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story.lead_photo.caption Arkansas Democrat-Gazette/BENJAMIN KRAIN --1/14/2013-- Little Rock firefighters recover a vehicle submerged in a lake at Cooper Orbit Road and Rushmore Road. Ice on the road caused the driver to loose control of the vehicle.

A Pulaski County judge found a former Little Rock emergency call taker liable for $17.6 million related to the suffering and death of Le Yang, who in 2013 nearly drowned in an SUV submerged in a pond while he and his mom waited nearly an hour for rescue.

Circuit Court Judge Tim Fox's judgment against Candace Middleton -- who never responded to the lawsuit or enrolled an attorney -- means Le's father, Dayong Yang, can now challenge Fox's earlier decision to dismiss Little Rock and a dozen city employees from the case.

"Certainly, we're going to explore all avenues of collection from Ms. Middleton," said Yang's attorney Carter Stein, of the firm McMath Woods. "We also plan an appeal against the city."

Le and his mother, Jinglei Yi, died from injuries suffered in the 2013 crash, according to Yang's complaint. Yi was driving then 5-year-old Le to school Jan. 14, 2013, when an ice patch sent their 2006 Ford Expedition careening into a retaining pond south of Capitol Hill Boulevard in west Little Rock, the lawsuit says.

Fox issued the order in response to Stein's request for summary judgment, days before a two-day damages hearing was scheduled to begin.

"I lost everything," Yang, who declined an interview request, said in sworn video testimony prepared for the hearing. "Lost the hope. Lost the son. Lost my wife."

Middleton, who resigned from Little Rock amid an internal investigation into a "dereliction of duties" allegation, was the lone defendant remaining in the lawsuit. Little Rock declined to represent Middleton after finding she didn't act in accordance with city policies, City Attorney Tom Carpenter said.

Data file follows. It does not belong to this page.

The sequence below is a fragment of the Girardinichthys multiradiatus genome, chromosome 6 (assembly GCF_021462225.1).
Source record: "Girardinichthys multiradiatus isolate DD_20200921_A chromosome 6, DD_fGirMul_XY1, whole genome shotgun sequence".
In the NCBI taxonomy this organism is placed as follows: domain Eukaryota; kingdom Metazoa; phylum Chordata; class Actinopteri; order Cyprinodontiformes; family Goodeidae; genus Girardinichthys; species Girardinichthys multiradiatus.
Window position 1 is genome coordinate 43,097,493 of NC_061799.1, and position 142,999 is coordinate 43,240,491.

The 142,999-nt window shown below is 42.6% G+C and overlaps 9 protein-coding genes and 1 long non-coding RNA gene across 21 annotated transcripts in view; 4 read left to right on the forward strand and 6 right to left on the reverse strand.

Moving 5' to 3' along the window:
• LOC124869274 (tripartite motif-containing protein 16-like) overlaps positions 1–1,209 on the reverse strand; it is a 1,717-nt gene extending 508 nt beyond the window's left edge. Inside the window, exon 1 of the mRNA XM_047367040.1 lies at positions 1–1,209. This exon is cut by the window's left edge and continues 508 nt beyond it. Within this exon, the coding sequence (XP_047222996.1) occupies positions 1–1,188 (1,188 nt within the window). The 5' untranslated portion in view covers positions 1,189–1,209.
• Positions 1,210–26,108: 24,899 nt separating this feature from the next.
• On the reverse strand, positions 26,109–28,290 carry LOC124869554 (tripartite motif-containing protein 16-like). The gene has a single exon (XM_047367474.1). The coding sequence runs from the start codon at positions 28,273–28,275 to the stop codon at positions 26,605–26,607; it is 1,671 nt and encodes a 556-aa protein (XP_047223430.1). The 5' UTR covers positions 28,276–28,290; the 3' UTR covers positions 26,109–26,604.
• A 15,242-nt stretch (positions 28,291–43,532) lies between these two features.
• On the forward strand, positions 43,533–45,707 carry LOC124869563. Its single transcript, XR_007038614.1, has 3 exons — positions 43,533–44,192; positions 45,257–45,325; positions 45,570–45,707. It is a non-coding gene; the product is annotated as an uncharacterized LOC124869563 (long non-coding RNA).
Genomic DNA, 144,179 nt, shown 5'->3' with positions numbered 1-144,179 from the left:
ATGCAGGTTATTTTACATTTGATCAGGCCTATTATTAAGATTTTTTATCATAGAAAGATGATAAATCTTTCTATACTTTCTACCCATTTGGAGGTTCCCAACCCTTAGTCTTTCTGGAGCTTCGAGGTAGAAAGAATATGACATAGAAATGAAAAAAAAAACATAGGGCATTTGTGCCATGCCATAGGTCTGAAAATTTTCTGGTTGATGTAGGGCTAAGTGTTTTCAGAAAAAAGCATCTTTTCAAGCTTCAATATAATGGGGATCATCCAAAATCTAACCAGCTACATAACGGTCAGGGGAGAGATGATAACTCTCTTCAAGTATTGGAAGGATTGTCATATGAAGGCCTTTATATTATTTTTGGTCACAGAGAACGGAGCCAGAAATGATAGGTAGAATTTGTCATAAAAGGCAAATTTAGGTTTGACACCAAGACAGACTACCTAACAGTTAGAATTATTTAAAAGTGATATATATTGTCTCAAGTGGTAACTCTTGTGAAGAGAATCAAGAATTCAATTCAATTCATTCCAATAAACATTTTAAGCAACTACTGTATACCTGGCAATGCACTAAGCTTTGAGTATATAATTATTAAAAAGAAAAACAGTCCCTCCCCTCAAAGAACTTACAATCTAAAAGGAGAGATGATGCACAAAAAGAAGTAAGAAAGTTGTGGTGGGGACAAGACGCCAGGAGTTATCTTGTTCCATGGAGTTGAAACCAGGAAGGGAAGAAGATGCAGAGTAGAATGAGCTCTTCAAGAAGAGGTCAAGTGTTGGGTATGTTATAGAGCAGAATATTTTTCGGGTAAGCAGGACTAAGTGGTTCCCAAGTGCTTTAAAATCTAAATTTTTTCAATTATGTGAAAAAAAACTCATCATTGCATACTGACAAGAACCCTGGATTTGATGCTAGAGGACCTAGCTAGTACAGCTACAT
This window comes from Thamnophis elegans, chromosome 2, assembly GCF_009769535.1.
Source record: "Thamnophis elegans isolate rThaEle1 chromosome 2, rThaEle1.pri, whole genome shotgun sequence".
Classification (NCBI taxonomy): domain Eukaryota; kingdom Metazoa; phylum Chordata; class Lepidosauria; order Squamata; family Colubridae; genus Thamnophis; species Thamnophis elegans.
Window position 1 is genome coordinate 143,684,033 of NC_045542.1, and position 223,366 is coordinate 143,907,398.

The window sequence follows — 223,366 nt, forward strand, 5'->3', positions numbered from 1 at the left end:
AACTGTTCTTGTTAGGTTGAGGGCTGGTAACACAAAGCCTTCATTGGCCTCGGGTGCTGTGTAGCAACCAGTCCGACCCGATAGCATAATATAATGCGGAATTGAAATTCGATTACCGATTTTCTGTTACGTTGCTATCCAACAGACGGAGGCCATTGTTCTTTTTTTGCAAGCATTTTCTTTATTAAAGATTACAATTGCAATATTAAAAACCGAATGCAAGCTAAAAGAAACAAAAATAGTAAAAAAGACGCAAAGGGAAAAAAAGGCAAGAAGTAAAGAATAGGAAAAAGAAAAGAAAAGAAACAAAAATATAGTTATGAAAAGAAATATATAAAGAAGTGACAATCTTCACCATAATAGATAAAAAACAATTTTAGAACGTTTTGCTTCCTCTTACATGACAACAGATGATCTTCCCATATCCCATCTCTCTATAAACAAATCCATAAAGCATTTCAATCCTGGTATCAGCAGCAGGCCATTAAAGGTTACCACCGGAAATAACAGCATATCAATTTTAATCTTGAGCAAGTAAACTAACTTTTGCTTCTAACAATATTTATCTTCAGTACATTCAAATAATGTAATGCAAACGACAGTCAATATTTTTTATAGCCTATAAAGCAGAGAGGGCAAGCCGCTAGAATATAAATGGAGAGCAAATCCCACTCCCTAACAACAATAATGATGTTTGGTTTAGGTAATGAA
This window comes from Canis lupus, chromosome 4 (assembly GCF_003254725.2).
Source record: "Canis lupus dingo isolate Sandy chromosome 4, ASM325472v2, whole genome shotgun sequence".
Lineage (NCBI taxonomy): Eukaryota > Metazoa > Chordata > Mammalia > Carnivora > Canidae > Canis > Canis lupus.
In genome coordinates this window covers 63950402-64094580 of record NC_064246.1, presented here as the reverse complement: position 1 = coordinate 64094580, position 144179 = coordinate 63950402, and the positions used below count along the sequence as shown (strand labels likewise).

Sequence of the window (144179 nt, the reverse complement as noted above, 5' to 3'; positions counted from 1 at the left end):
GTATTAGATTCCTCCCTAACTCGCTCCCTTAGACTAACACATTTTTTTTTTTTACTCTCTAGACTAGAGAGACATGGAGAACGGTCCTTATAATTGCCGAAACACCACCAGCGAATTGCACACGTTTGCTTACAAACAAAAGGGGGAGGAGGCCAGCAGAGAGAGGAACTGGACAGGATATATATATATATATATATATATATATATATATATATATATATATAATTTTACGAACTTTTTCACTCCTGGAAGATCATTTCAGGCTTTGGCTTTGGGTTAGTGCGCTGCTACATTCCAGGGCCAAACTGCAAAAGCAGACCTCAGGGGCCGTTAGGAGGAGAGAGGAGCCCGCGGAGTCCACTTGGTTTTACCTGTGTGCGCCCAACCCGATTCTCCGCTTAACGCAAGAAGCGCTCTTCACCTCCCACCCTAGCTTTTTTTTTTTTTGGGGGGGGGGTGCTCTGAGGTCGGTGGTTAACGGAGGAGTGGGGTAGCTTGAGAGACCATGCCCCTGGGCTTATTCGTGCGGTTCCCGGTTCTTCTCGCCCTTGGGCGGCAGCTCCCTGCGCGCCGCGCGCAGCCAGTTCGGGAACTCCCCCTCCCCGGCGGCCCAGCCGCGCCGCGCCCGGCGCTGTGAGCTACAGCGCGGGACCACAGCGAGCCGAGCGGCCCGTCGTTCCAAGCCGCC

The lawsuit accused Middleton of not manually entering Yi's 911 call into the computer system, which would have notified fire and police rescuers. Rescue units weren't dispatched until 28 minutes after Yi placed the call, when Little Rock's ambulance service called the 911 center to ask why no one had shown up, according to the lawsuit.

Calls made Thursday to a phone number listed for Middleton were unanswered.

Little Rock hired Middleton in 2012, about a year after the city of Benton fired her for "poor work performance" as a 911 dispatcher, according to court records. Her hiring came amid a long-running staff shortage at the city's 911 Communications Center.

City Manager Bruce Moore said earlier this year that he anticipates the center will be fully staffed by early 2018 because of a new pay structure meant to better attract and retain employees.

Fox dismissed Little Rock and a dozen current and former city employees from the case in April, finding that as a government defendant, it was immune from claims of negligence. MEMS settled its part of the suit in August for $25,000, according to court filings.

Regions Bank Trust, the administrator of Yi's estate and also represented by McMath Woods, filed a similar lawsuit in 2015. Middleton and the city of Little Rock are still parties to that lawsuit. Metropolitan Emergency Medical Services settled its portion, also for $25,000.

Le survived for two years after the crash but suffered injuries to his brain from a lack of oxygen. He ate through a tube, communicated at the level of a 4-month-old child and lived at the Arkansas Pediatric Facility before he died in early 2015 from pneumonia complicated by brain disease, the lawsuit says.